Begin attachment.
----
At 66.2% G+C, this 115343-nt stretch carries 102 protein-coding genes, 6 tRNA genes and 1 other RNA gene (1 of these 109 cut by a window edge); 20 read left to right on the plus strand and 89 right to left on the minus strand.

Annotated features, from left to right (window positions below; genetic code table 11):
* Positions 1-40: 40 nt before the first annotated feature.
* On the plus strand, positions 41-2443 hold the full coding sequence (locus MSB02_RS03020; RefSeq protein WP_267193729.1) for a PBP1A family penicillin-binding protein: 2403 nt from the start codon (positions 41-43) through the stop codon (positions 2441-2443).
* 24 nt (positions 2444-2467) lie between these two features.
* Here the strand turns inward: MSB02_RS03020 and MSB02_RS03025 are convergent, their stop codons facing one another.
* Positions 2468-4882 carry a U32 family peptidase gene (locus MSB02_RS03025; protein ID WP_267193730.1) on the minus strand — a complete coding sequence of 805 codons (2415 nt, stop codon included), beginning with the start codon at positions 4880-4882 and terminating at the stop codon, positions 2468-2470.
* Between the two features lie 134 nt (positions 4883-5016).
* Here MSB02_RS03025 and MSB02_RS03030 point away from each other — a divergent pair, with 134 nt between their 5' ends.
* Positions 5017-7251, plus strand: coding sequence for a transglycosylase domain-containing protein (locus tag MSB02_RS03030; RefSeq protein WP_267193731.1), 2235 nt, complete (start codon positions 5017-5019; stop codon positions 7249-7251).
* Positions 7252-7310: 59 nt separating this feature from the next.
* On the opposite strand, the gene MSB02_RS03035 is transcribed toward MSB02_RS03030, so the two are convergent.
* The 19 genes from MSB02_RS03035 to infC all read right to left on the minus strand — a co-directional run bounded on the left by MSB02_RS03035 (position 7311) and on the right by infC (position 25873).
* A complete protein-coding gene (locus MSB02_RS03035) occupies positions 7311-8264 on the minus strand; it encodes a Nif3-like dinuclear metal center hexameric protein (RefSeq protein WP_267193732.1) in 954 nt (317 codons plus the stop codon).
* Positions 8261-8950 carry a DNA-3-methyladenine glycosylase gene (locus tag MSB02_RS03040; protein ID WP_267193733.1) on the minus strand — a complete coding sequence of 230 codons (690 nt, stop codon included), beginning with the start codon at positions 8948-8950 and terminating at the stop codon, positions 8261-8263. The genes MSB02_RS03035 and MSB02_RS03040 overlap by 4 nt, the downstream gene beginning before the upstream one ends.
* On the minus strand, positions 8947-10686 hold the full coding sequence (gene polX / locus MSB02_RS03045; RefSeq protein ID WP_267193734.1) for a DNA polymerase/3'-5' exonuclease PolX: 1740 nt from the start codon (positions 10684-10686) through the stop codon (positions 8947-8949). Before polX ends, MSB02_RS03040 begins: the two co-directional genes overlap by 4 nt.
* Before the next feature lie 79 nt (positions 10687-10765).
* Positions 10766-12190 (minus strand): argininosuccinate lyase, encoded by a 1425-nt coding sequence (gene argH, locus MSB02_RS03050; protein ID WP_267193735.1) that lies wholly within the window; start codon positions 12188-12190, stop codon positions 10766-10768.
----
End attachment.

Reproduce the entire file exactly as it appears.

At 66.2% G+C, this 115343-nt stretch carries 102 protein-coding genes, 6 tRNA genes and 1 other RNA gene (1 of these 109 cut by a window edge); 20 read left to right on the plus strand and 89 right to left on the minus strand.

Annotated features, from left to right (window positions below; genetic code table 11):
* Positions 1-40: 40 nt before the first annotated feature.
* On the plus strand, positions 41-2443 hold the full coding sequence (locus MSB02_RS03020; RefSeq protein WP_267193729.1) for a PBP1A family penicillin-binding protein: 2403 nt from the start codon (positions 41-43) through the stop codon (positions 2441-2443).
* 24 nt (positions 2444-2467) lie between these two features.
* Here the strand turns inward: MSB02_RS03020 and MSB02_RS03025 are convergent, their stop codons facing one another.
* Positions 2468-4882 carry a U32 family peptidase gene (locus MSB02_RS03025; protein ID WP_267193730.1) on the minus strand — a complete coding sequence of 805 codons (2415 nt, stop codon included), beginning with the start codon at positions 4880-4882 and terminating at the stop codon, positions 2468-2470.
* Between the two features lie 134 nt (positions 4883-5016).
* Here MSB02_RS03025 and MSB02_RS03030 point away from each other — a divergent pair, with 134 nt between their 5' ends.
* Positions 5017-7251, plus strand: coding sequence for a transglycosylase domain-containing protein (locus tag MSB02_RS03030; RefSeq protein WP_267193731.1), 2235 nt, complete (start codon positions 5017-5019; stop codon positions 7249-7251).
* Positions 7252-7310: 59 nt separating this feature from the next.
* On the opposite strand, the gene MSB02_RS03035 is transcribed toward MSB02_RS03030, so the two are convergent.
* The 19 genes from MSB02_RS03035 to infC all read right to left on the minus strand — a co-directional run bounded on the left by MSB02_RS03035 (position 7311) and on the right by infC (position 25873).
* A complete protein-coding gene (locus MSB02_RS03035) occupies positions 7311-8264 on the minus strand; it encodes a Nif3-like dinuclear metal center hexameric protein (RefSeq protein WP_267193732.1) in 954 nt (317 codons plus the stop codon).
* Positions 8261-8950 carry a DNA-3-methyladenine glycosylase gene (locus tag MSB02_RS03040; protein ID WP_267193733.1) on the minus strand — a complete coding sequence of 230 codons (690 nt, stop codon included), beginning with the start codon at positions 8948-8950 and terminating at the stop codon, positions 8261-8263. The genes MSB02_RS03035 and MSB02_RS03040 overlap by 4 nt, the downstream gene beginning before the upstream one ends.
* On the minus strand, positions 8947-10686 hold the full coding sequence (gene polX / locus MSB02_RS03045; RefSeq protein ID WP_267193734.1) for a DNA polymerase/3'-5' exonuclease PolX: 1740 nt from the start codon (positions 10684-10686) through the stop codon (positions 8947-8949). Before polX ends, MSB02_RS03040 begins: the two co-directional genes overlap by 4 nt.
* Before the next feature lie 79 nt (positions 10687-10765).
* Positions 10766-12190 (minus strand): argininosuccinate lyase, encoded by a 1425-nt coding sequence (gene argH, locus MSB02_RS03050; protein ID WP_267193735.1) that lies wholly within the window; start codon positions 12188-12190, stop codon positions 10766-10768.